People are following the results of a nationwide program to force untested “vaccines” on everyone in the country. The people fall into various categories.
You have the true believers. These are the ones who refuse to see obvious correlations, deny facts and go for another stab. If it were not sad it would be amusing to watch the list of people who have proclaimed the foolishness of people rejecting the vaccine and dropping dead the next day.
At the other extreme are those who see a real problem. They understand that there are reasons not to rush an unvetted inoculation into use. They remember tragedies of the past. They are also capable of looking at numbers and seeing that the danger was vastly overblown. They see the political manipulation and continue to resist the jab.
In the middle you have the majority who stumble along and either don’t pay attention to the news or only watch the legacy media. They get the injections and wonder why they feel so bad afterward. They forget the lies told to them yesterday by the government and media.
In this light I came across this quotation in the book Bowling Alone:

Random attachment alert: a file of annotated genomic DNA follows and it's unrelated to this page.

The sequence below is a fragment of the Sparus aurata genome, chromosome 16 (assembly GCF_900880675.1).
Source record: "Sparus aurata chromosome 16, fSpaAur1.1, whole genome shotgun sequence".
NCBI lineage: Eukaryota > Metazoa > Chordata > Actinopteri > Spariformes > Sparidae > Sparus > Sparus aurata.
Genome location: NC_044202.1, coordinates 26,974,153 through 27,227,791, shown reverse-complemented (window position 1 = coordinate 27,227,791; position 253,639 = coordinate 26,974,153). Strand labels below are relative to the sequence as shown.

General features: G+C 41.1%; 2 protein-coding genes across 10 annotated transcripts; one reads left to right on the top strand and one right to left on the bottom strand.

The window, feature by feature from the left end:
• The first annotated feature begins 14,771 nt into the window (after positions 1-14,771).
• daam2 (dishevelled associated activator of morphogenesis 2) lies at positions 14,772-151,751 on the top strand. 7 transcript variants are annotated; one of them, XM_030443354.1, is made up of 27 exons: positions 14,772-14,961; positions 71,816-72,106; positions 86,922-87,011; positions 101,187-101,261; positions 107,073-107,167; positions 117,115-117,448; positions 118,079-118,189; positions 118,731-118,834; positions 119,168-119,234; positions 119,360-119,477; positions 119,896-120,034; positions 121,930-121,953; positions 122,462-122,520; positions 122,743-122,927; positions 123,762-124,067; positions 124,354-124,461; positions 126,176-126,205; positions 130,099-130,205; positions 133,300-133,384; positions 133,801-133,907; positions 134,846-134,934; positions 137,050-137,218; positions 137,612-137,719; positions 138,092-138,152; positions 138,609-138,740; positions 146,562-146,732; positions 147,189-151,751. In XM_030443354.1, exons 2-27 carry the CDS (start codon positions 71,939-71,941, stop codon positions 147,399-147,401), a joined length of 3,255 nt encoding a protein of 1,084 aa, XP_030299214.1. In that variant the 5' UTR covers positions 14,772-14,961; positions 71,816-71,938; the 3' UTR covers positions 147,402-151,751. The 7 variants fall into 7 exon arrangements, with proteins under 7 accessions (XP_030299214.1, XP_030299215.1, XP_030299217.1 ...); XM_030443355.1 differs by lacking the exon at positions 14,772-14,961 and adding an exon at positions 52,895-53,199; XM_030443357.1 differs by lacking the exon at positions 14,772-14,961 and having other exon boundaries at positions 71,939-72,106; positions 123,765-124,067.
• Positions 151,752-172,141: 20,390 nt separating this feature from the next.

“When seeking to solve a serial crime (or, for that matter, to understand a public health epidemic) investigators typically look for common features among the victims - were they all blondes, or seafood aficionados, or left-handed?” p. 184I might point out that “public health” and “epidemic” were mentioned by him in 2000, not by me. At the same time you notice that the responsible parties are doing no looking for “common features among the victims.” You can read in vain to find out if young athletes dropping dead were vaccinated or not. I don’t think what they had in common was being blond, eating shrimp or being left-handed.
But what do I know?
Putnam, Robert D. Bowling Alone. New York: Simon and Schuster, 2000.
homo unius libri